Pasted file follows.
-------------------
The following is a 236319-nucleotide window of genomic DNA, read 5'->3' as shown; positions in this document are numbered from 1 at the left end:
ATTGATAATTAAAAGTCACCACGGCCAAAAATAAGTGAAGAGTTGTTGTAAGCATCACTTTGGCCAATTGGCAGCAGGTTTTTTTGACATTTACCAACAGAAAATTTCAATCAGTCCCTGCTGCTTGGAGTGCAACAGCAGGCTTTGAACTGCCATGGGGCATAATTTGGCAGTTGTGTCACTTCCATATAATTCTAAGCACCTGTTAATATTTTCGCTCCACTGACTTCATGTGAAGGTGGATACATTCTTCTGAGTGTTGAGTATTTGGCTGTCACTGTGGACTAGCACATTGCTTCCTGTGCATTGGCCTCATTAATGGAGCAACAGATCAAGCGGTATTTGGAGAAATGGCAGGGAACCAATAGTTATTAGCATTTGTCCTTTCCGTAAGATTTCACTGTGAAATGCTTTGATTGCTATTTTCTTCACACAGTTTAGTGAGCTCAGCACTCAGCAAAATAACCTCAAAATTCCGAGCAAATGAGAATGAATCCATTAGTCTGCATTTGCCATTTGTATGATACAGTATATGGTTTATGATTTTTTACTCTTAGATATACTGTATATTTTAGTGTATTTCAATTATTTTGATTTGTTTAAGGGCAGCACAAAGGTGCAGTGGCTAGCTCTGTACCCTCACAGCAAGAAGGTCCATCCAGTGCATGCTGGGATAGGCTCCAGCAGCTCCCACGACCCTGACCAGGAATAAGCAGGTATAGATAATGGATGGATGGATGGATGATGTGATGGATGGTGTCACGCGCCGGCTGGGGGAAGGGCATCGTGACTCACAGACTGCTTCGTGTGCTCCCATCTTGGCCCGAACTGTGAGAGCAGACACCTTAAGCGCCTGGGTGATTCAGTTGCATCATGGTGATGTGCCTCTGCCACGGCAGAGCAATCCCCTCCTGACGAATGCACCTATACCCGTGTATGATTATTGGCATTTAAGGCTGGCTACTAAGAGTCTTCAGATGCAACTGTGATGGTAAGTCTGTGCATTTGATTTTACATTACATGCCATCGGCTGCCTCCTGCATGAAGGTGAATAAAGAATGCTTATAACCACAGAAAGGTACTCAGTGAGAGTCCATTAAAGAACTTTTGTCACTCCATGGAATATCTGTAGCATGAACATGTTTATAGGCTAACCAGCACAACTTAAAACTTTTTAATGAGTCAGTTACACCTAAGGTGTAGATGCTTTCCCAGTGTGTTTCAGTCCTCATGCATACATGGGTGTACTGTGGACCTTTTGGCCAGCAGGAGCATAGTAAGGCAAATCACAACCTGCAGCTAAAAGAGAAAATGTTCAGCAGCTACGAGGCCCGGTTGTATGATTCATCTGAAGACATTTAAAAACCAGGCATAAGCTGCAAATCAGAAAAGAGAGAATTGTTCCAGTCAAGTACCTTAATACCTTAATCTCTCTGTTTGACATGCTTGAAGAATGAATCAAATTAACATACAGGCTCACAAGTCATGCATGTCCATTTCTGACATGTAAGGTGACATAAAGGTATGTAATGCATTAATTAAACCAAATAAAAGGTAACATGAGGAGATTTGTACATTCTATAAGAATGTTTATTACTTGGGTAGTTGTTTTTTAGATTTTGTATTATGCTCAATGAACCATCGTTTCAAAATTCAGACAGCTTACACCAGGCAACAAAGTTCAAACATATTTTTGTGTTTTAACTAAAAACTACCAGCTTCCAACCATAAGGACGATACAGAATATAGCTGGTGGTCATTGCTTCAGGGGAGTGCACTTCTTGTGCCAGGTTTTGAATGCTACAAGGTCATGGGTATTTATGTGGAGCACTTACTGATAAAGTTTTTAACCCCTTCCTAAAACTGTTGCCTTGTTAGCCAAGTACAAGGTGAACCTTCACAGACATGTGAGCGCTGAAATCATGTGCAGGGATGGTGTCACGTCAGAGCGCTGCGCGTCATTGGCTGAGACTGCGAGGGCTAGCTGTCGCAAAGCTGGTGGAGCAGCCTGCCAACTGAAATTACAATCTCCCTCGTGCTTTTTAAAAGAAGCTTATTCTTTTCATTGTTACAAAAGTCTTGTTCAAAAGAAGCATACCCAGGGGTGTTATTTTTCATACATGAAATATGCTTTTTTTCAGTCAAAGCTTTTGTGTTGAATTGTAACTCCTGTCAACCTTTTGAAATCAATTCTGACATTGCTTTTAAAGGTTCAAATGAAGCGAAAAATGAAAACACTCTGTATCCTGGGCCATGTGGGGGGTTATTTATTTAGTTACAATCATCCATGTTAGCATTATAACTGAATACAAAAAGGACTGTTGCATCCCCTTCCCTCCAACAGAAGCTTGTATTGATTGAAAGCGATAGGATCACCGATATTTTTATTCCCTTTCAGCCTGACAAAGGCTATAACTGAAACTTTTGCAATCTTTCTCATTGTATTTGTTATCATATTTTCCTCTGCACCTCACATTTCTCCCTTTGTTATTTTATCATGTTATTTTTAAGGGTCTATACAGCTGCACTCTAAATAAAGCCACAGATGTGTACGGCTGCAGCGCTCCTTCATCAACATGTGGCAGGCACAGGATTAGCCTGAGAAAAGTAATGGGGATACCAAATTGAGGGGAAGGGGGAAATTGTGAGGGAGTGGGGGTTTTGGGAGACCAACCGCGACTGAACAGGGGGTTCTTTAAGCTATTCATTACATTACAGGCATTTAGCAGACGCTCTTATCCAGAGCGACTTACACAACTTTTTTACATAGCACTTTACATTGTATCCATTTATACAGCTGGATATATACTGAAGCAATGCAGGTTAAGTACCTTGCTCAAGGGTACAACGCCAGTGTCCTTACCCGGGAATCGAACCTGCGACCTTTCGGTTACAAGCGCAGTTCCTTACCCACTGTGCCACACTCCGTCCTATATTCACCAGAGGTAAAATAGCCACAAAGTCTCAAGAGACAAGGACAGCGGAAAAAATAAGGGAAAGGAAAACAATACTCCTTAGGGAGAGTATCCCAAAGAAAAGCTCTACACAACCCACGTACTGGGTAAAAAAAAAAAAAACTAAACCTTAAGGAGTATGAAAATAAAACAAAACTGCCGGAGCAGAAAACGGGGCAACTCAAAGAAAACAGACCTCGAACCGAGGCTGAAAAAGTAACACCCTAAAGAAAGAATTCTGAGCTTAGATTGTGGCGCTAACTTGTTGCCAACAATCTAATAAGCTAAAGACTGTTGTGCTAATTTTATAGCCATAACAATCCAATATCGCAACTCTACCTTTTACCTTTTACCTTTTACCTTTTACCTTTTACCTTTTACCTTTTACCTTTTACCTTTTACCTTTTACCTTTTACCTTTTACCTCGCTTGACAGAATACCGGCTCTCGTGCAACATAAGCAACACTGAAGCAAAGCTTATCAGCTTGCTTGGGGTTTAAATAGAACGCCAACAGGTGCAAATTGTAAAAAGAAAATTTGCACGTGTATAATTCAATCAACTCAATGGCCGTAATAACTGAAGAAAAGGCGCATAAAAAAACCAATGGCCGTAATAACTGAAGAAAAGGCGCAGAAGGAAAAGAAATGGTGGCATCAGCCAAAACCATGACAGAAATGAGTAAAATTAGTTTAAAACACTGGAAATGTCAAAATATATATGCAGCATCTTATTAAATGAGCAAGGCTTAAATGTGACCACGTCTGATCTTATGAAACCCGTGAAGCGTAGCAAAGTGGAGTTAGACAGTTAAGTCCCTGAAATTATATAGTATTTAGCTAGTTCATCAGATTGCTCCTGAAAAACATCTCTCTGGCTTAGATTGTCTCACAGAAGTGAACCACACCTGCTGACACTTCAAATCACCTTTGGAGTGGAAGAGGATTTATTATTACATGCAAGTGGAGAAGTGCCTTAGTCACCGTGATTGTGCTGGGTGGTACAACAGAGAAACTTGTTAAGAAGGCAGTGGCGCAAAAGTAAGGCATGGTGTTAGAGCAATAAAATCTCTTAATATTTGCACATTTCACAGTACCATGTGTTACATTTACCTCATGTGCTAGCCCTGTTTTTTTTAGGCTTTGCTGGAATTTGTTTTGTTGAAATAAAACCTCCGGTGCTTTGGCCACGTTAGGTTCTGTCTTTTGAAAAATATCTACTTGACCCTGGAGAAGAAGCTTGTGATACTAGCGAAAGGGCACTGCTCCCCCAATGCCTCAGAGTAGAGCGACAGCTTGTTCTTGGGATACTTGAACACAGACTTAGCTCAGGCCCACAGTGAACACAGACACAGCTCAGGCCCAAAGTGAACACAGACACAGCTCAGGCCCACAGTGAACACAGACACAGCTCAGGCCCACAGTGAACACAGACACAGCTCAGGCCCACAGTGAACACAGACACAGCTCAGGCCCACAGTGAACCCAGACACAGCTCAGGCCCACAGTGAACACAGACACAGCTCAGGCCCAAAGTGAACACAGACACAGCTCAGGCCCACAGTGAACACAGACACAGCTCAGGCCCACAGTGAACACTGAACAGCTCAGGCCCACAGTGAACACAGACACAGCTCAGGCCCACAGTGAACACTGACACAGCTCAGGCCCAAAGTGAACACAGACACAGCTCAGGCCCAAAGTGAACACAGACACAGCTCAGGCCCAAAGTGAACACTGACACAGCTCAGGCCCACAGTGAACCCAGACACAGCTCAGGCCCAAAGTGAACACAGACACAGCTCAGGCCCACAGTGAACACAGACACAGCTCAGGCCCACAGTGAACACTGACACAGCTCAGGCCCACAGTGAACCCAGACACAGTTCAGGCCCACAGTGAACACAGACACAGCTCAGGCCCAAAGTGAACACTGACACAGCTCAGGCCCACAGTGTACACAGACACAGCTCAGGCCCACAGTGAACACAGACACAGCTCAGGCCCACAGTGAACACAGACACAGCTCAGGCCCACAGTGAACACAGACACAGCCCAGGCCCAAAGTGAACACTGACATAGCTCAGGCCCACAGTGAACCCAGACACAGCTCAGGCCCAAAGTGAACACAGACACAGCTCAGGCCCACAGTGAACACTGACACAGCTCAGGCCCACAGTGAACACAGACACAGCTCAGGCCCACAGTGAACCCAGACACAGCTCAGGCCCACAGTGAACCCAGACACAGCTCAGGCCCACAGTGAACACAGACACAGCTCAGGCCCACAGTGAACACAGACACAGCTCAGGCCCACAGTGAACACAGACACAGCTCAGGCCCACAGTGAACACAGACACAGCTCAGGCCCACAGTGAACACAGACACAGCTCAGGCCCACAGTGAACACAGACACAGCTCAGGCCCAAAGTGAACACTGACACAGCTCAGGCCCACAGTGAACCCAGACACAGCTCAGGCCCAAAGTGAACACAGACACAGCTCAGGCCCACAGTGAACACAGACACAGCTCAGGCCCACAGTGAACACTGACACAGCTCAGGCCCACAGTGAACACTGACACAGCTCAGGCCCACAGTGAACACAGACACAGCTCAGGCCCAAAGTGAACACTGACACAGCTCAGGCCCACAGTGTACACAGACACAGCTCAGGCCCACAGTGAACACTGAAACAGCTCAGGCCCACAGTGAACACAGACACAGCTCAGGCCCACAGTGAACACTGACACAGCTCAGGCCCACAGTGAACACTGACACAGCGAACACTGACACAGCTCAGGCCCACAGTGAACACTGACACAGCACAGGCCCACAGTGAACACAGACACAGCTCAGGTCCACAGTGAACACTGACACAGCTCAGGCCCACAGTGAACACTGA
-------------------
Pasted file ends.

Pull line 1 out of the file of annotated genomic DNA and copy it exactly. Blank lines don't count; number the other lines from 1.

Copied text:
The following is a 236319-nucleotide window of genomic DNA, read 5'->3' as shown; positions in this document are numbered from 1 at the left end: